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Home > News > PTI

RSS not to interfere in BJP's routine affairs

K G Suresh in New Delhi | October 27, 2005 20:40 IST

With its role in the Bharatiya Janata Party coming under attack, the Rashtriya Swayamsevak Sangh has decided to distance itself from the day-to-day functioning of the party and concentrate its energies in the socio-cultural arena and on organisational expansion.

A broad consensus on this issue was arrived at the Sangh fountainhead's recent national executive meeting in Chitrakoot, Sangh Parivar sources said.

The development assumes significance as it came close on the heels of BJP president Lal Kishenchand Advani's scathing attack on the Sangh for its "interference" in the party's day-to-day affairs while announcing his plan to step down as also senior party leader Uma Bharati's criticism of senior Sangh functionary Suresh Soni for "interfering" in the Madhya Pradesh unit.

Apparently concerned over the battering its image has received, Sangh leaders deliberated on the issue for over an hour at the 'Mukt Chintan' (free thinking) session on the last day of the conclave and insisted that it re-focus its attention on reviving its dwindling 'shakhas' to attractyouth to the fold and work with like-minded organisation against caste and sectarian issues dividingHindu society.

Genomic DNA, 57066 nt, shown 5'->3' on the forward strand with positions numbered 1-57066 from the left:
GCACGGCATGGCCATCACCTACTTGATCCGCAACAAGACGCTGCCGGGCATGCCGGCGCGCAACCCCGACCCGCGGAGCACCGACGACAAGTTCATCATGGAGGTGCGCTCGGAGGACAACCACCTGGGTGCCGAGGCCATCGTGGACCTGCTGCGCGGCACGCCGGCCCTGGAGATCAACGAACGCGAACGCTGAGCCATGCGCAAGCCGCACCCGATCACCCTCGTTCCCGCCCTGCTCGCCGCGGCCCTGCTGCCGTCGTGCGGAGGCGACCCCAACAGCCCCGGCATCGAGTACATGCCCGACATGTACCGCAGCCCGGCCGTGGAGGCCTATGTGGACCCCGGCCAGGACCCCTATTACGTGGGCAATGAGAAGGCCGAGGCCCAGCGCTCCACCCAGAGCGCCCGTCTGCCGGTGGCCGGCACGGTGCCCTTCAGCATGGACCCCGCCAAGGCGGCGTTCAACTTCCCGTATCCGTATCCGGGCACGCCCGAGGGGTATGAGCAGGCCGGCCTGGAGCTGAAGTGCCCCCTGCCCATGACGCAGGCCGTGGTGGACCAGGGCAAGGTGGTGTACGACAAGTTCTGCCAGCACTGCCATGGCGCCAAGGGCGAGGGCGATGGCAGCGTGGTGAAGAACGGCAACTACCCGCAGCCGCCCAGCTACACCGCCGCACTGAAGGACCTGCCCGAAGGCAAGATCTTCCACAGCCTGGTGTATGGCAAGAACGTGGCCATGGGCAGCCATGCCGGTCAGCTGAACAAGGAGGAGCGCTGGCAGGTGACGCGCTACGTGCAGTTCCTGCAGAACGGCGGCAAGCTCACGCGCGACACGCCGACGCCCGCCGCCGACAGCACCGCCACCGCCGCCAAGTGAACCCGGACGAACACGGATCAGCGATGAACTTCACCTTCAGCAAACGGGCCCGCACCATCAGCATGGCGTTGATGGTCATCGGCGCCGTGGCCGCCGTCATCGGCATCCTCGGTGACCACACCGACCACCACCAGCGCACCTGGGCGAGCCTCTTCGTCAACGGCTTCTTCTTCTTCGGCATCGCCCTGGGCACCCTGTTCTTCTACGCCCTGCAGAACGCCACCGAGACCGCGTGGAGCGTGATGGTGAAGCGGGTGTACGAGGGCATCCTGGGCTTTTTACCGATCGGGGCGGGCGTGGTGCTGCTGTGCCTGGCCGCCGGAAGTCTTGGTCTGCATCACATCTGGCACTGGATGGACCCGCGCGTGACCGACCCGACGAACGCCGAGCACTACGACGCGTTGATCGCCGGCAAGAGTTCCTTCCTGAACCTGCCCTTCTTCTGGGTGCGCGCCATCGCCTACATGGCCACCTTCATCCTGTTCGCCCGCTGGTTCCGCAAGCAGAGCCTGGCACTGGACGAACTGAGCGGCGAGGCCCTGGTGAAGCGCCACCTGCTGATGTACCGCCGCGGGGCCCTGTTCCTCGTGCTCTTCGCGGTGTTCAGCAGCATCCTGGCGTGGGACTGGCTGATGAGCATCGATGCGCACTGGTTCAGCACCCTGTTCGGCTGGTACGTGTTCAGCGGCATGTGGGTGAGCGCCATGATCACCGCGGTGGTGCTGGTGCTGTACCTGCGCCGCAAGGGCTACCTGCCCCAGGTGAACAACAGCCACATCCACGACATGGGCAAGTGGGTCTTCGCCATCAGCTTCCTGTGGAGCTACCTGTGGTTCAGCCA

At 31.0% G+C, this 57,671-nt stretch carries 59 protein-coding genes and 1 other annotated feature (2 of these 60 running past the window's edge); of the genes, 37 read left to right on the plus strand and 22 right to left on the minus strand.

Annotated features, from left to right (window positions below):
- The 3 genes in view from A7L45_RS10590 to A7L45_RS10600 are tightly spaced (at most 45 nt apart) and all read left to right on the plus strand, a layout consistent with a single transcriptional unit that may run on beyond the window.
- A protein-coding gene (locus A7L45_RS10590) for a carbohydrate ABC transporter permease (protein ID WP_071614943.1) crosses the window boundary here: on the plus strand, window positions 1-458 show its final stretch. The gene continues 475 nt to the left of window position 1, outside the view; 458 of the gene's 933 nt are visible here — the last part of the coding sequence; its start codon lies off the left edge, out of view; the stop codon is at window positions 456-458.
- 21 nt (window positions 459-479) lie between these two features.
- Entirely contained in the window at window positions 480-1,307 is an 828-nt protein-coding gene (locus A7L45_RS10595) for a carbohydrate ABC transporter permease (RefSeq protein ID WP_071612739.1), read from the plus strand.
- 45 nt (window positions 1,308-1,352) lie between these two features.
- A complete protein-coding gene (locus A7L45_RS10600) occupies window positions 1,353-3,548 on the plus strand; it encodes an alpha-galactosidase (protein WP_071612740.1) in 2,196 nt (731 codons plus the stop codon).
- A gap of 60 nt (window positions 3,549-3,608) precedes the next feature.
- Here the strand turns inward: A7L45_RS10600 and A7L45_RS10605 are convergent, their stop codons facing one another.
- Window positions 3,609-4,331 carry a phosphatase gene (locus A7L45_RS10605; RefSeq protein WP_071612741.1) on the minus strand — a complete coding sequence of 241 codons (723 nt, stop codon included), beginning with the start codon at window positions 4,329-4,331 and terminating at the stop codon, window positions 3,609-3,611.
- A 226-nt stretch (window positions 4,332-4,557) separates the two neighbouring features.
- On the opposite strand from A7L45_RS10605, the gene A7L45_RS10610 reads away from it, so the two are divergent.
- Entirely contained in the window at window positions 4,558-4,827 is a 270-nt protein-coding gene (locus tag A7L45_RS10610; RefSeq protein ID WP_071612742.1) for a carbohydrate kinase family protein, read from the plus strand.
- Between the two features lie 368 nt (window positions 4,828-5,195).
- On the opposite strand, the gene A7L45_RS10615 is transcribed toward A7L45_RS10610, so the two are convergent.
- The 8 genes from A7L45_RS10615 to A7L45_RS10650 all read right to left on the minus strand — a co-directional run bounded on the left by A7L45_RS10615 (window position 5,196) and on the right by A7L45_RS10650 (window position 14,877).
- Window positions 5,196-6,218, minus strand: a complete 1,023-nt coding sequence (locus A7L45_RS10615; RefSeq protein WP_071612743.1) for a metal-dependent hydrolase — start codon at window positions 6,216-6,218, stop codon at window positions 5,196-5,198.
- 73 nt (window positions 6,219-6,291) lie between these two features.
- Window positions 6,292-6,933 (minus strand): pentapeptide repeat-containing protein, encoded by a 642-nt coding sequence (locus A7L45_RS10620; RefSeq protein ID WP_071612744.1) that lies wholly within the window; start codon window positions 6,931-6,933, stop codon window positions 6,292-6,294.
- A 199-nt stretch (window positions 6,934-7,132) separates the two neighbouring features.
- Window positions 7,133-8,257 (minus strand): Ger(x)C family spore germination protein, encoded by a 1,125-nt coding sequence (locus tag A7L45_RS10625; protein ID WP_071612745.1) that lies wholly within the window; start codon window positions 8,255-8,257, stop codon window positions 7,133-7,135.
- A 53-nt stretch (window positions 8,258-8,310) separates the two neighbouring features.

When contacted, RSS spokesman Ram Madhav neither confirmed nor denied the deliberations but said, "The RSS does not interfere in the day-to-day functioning of ideological organisations. It should not be dragged into it. It will have no interference on a day-to-day basis."

He said Sangh's views on various issues are conveyed to these organisations through the 'swayamsewaks' working there.

As part of the new policy, RSS would be coordinating with BJP only at the state level and not at the national level, the sources said.

The Sangh is also expected to abandon the earlier practice of forming 'Lok Jagran Manch' (Public Awareness Fora) ahead of elections to "expose and criticise" non-BJP parties.

"We will now leave it to the local candidates to rally the Sangh Parivar activists in his support. The RSS will not take the initiative," a senior Sangh functionary said.

The RSS delegates gathered at the meeting conceded there was growing public perception of Sangh's "increasing" involvement in politics as against its work in the social field.

With the centenary celebrations of its second chief Guru M S Golwalkar beginning in February 2006 as its launchpad, the Sangh would now be concentrating on expanding its 'shakhas' from the existing 40,000 to over 70,000.

As part of its plans to gain wider acceptance, the RSS would also be networking with like-minded organisations which may not even share ideological proximity with it.

It would put religious leaders in the forefront to fight caste and sectarian feelings dividing Hindu society.

Attacking RSS, Advani had said in Chennai September that "lately an impression has gained ground that no political or organisational decisions can be taken without the consent of RSS functionaries. This perception, we hold, will do no good either to the party or to the RSS. The RSS too must be concerned that such a perception will dwarf its greater mission of manmaking and nation- building. Both the RSS and the BJP must consciously exert to dispel this impression."

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